The person at the gate warned me about what I’d find, “Honey you’re gonna drive down there and I’m gonna turn off the security cameras ’cause you’re gonna have a little cry.”
“I’m not going to cry.”
I drove through the compound. Two days before my car was stolen it was my best friend’s wedding. I had given her a ride to the church. When the car was stolen I told the officer that the police could identify my car from the wedding dress glitter in the front seat. There was no visible damage to the car, inside or out, yet it took me more than a minute to get out of the rental car. Grasshopper remains coated the vehicle. I was not prepared for what I’d find inside, rubble: bottle-caps of used dark maple coloured adventure, baggies dusted and discarded. Sour scent and earth comfort and sweat stank clung to the fabric; attacking the closed doors of my memories like sealed papers locked in safety deposit boxes and packaged away perfectly in 12 step programs. Angrily, with some sort of misplaced power, I began to gather strewn paperclips. I pulled them from under seats, between cushions, under mats. Then I found the seven beads from the discarded key chain a student had made for me during my under-graduate degree, the first student with behaviour challenges that I had taught. Seven beads. Strewn. The security guard had warned me.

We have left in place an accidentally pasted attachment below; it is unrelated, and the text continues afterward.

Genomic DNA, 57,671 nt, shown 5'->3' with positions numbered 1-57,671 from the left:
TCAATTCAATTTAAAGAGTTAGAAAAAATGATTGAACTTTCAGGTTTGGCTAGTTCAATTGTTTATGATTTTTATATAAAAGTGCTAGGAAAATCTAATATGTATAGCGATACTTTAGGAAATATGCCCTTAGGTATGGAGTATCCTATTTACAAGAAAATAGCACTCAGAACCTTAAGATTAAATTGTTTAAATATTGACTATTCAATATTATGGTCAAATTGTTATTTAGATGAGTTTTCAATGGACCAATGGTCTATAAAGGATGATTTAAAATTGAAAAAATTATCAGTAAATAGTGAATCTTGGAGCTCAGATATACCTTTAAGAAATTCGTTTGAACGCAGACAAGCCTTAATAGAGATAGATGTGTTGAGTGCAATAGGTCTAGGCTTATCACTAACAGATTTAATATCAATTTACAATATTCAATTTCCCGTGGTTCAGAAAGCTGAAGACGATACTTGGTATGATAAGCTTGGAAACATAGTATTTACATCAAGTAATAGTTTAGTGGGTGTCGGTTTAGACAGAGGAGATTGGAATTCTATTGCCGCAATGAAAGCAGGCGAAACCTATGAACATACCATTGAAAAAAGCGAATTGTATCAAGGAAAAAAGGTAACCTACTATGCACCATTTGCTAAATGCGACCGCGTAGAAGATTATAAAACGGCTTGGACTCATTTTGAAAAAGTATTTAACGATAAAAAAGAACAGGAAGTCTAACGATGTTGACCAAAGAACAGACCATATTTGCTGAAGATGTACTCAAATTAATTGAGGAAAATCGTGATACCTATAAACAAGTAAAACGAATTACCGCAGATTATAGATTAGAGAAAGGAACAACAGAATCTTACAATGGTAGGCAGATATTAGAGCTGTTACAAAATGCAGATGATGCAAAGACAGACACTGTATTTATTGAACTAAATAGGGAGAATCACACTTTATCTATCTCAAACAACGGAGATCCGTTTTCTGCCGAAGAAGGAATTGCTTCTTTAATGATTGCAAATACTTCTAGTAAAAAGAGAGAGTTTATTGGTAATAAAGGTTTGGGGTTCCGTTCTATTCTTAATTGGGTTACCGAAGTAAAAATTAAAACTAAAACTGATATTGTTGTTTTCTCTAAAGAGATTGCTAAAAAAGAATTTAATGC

“I don’t tell this story out loud because it’s not much of a story. No plot. No neat ending. No clever turns of phrase. And because I always end up weeping… But for myself,” (King, 2003).
In my fancy teaching garb I crawled over remnants, lifting my shovel and my soccer chairs from the trunk.
My thesis advisor recently asked, “Why this work? Why now?”
Okay, maybe I am afraid.
Tears came that afternoon. They were not the ones I’d expected. Life is messy. The prairie wind danced raw across my face. A salvage yard tow truck in the distance dredged up steel and more steel like stories. Inside that car lived the messy stories from which I had walked away. The experiences that had led me to pick up my daughter and to retell our narrative into a story to live by. Standing in that compound I know I am still learning to live with the messy tellings. Standing in the salvage compound, I ached to share my story. I ached to have my story honoured.
Stories matter. I am beginning to wonder if it is the messy ones that need the most attending.
All those years ago a scared grade ten student stood in my doorway and asked me to attend to his stories.
Wiping away tears in the car dealer’s office, I heard over and over the comfortable, common story of trying to be like steel. It is a difficult story to live by. Sometimes… It is messy.
When I think about James standing in the doorway and asking me to attend to his story, it was James who was courageous. I am beginning to realize that it takes so much faith to trust another person with our stories.
I am beginning to understand that attending to stories takes time…